A lauded academy for foster teens in San Diego County is only about 60 percent full, and officials say that’s a good thing, because it suggests shifts in local policy meant to keep kids out of the system may be working.
The amount of state funding given to a child with developmental disabilities varies wildly depending on where the child lives, according to a new report by Public Counsel, the nation’s largest pro bono law firm. Regions with higher black and Latino populations receive lower funding than those with higher white and Asian populations, the report said.
Only 9 percent of eligible infants and toddlers have state-subsidized child care. California’s day cares have the capacity to only take 25 percent of the state’s children who are 2 and younger. The number of spots available drops even lower when you take into account day cares that are willing to accept subsidies.
Mixed-immigration status families here are feverishly planning in the event that they are divided by deportations. The most common of many scenarios is that undocumented parents could be deported, leaving their children who are U.S. citizens behind.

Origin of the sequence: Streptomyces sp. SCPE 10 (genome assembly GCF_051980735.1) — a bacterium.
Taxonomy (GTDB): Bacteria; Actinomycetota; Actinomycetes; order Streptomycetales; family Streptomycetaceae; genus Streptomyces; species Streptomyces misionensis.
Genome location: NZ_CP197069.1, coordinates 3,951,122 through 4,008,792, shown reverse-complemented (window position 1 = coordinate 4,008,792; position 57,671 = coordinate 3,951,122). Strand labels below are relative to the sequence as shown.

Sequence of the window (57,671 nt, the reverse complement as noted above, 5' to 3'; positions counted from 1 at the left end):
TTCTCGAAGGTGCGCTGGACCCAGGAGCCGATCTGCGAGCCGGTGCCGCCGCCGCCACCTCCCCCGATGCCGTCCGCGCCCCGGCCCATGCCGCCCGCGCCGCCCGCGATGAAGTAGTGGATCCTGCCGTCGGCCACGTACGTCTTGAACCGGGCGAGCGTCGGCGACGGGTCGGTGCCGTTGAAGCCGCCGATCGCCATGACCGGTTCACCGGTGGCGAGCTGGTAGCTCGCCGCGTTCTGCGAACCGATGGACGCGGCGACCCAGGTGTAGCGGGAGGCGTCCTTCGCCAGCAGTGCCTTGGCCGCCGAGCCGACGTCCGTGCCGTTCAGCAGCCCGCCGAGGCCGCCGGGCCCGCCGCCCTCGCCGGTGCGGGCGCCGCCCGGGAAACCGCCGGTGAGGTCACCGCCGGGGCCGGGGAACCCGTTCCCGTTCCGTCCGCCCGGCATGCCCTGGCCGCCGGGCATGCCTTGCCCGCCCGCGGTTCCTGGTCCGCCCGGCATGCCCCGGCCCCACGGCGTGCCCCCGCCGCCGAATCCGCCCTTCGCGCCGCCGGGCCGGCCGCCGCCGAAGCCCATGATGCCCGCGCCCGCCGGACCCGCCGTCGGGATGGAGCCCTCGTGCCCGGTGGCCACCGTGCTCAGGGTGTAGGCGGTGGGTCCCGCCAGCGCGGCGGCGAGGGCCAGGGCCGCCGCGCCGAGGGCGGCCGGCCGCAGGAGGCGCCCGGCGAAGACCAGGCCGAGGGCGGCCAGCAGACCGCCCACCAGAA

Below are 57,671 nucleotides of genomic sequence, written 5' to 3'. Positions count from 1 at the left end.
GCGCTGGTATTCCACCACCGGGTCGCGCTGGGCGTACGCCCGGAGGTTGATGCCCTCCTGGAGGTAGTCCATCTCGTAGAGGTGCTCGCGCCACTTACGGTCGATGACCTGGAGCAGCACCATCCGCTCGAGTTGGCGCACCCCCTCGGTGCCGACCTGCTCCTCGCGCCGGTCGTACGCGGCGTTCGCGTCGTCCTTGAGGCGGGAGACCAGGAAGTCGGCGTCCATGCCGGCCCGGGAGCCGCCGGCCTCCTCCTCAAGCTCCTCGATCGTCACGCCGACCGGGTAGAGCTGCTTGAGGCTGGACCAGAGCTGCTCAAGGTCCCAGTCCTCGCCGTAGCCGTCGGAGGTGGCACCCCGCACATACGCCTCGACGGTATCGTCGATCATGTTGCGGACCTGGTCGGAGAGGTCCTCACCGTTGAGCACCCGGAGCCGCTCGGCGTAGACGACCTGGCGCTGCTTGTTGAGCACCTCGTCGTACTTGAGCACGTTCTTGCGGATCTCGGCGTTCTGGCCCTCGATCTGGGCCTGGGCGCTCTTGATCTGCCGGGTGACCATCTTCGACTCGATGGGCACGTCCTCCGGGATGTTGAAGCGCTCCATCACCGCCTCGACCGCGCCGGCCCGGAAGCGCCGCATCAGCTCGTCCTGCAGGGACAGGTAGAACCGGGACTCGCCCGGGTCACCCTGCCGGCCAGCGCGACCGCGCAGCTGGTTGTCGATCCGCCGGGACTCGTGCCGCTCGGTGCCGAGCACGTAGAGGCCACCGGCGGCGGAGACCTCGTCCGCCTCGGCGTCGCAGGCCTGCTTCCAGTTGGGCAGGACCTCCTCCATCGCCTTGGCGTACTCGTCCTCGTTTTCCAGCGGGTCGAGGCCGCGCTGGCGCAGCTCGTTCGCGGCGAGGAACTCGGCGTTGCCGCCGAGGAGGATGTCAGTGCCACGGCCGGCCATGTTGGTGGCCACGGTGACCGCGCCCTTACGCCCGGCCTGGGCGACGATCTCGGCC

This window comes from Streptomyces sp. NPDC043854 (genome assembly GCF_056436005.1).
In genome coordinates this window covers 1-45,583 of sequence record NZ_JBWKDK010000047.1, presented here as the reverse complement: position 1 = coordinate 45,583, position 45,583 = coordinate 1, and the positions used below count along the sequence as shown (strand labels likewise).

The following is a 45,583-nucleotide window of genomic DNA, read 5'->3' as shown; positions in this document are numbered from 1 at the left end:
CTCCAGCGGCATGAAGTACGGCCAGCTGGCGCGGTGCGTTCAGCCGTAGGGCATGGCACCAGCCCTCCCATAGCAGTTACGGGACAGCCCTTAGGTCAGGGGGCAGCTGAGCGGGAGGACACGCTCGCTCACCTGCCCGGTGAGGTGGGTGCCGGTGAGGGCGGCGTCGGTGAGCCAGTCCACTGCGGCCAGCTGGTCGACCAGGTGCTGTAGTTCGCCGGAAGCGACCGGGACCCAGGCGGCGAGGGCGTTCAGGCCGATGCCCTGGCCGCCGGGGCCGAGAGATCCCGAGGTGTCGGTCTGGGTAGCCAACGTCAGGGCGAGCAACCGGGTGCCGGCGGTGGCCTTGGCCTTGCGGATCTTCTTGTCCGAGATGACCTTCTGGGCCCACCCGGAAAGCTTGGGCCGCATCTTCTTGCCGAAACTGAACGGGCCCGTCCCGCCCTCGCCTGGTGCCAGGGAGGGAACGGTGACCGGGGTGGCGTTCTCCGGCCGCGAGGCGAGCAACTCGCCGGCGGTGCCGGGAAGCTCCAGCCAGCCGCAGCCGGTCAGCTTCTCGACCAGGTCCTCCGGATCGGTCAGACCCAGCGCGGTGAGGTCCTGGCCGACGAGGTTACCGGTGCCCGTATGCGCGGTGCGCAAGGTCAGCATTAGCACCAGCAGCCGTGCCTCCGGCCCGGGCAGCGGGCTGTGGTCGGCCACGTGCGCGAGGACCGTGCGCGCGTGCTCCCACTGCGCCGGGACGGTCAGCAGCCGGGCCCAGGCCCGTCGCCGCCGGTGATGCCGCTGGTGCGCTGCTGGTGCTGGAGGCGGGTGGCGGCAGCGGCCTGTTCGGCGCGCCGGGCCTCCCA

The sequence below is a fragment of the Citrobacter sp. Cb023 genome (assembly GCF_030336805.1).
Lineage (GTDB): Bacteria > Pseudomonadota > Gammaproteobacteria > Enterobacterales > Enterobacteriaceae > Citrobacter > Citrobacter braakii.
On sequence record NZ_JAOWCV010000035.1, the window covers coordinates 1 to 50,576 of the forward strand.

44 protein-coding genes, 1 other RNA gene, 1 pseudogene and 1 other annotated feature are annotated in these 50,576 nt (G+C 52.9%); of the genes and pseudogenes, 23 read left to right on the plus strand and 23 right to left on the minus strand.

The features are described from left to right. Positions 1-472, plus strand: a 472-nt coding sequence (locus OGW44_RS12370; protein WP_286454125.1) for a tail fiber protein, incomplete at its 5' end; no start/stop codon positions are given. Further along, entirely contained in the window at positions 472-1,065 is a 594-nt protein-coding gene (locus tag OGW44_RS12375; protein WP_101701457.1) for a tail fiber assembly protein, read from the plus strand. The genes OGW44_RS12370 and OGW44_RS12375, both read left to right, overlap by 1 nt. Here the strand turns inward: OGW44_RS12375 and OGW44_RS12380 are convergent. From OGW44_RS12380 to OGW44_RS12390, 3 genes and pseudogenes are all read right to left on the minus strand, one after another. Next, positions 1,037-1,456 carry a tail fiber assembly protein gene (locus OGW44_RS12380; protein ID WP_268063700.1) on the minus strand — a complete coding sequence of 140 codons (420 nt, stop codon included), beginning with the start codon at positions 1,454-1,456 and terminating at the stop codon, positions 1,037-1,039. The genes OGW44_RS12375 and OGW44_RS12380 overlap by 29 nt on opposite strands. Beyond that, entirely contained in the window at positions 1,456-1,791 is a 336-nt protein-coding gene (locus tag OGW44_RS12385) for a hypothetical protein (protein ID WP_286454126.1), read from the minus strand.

Doctors across the state say that in addition to treating more babies who are born with an addiction, they’re seeing an increase in children and teens who are addicted to opiates, a class of highly-addictive drugs.
On Monday, the San Diego school district – the second largest in the state – announced it will collaborate with Baja schools to make sure that kids are getting compatible and similar education on both sides of the border.
Amid news of stepped-up deportation efforts under President Donald Trump, some students with an undocumented parent are living in fear that their families will be torn apart.
Launched in 2013, the Asthma Impact Model, focuses on helping low-income families in the Central Valley better manage their children’s asthma, thus avoiding ER visits. The program was designed by the Central California Asthma Collaborative and Clinica Sierra Vista, a Fresno health clinic.
To combat high absentee rates, a Fresno middle school has put a health clinic on campus. It’s a full-blown clinic, which features primary-care services, pediatric care and immunizations. The school district said during a board meeting last year that the free clinics would be paid for by health providers and federal subsidies.
For youths on probation, the club is an Evening Reporting Center, which provides an alternative to juvenile hall. Those assigned to the center by the Ventura County Probation Agency must attend the Boys & Girls Club’s Teen Center every day after school, usually for between 20 and 45 days.